Shawnteese Is the Most White-Trash Girl to Never Hang Out With White People

Shawnteese is the most white-trash girl to never hang out with white people. She can’t even remember the last conversation she had with a white person. She sees them on occasion, like the rest of the folk in her part of town. They always look lost, and those that see them driving their car down Grande, wrong way from the Stadium, the highway north is the other way….those that see them driving are walking down the sidewalk, walking to the store, or to the bus stop, or, like Shawnteese, just walking to the corner.

But she is one to talk. She talks a lot with her clients after she’s been picked up and they are driving to The Predetermined Location. She can’t help herself. She just starts talking and keeps talking, and they never know what to make of it, but with the types that pick her up, they find her entertaining, funny even.

She’ll sit in the backseat, the fourth passenger, menage a quatre, and talk about grandma, or about the weather, or about how the Quick-E Mart ripped her off 75 cents the other day, her hick turns-of-phrase eliciting chuckles or belly laughs from her braided companions blowing herb smoke in big plumes out the window of their weighed-down ‘95 Cutlus Supreme, muffler scraping the asphalt on the bumps along Haskell.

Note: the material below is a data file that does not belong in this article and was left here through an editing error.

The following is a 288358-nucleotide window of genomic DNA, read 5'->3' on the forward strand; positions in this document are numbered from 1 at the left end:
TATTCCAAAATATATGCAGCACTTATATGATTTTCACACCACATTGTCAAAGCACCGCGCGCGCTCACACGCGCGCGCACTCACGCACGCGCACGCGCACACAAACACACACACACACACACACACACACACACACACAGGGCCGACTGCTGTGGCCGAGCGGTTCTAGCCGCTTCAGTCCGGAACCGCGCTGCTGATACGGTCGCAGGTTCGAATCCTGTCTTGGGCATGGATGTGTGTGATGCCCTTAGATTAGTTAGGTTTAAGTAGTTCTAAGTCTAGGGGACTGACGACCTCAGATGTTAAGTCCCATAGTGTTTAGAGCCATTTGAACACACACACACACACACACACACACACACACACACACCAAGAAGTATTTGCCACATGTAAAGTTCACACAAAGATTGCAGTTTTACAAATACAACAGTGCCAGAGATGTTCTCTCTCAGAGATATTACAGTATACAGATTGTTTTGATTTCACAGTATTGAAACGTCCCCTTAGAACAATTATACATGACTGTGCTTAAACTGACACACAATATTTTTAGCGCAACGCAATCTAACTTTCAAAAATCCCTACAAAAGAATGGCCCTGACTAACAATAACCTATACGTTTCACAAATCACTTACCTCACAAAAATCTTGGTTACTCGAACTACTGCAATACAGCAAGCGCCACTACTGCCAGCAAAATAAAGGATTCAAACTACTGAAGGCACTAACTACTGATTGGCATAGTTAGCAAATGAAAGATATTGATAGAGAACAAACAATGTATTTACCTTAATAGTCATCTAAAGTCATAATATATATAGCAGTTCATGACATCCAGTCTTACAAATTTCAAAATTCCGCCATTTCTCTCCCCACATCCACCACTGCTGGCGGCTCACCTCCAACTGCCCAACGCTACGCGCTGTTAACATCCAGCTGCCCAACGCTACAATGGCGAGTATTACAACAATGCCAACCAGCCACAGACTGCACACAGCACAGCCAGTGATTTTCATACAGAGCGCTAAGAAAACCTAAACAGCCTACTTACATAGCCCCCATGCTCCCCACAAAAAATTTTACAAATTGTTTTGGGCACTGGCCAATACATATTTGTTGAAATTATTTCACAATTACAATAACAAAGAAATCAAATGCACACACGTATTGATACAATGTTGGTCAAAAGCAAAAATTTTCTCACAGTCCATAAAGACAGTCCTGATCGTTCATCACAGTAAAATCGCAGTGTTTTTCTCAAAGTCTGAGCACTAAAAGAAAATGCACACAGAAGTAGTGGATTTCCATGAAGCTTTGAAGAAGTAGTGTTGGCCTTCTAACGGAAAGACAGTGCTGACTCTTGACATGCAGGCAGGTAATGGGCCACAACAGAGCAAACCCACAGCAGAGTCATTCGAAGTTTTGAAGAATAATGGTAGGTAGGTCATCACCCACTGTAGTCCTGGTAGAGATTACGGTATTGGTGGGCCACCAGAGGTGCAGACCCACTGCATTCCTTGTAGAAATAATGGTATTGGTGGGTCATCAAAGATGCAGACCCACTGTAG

The talking continues until the moment of transaction, when her dialect, the gaps between her yellow teeth, her aged and sagging skin…they all disappear, and for a moment she gains control. Emotions are a tiring mix of power and powerlessness, desire and disgust, the warm flame of intimacy and the cold stone of rejection all at once. But for that moment, Shawnteese is in control, and she thinks to herself, “No matter what, I can always get by doing this.”

But what she really looks forward to is the ride home, when she’ll be allowed one long toke, and will tell the story about that one time, in that one place, the story of innocence. And if the car ride back to her corner isn’t long enough for the telling, she’ll sit in that backseat and finish that story, engine running, sun beating down on pedestrians walking by the dirty window on their way to the bus stop.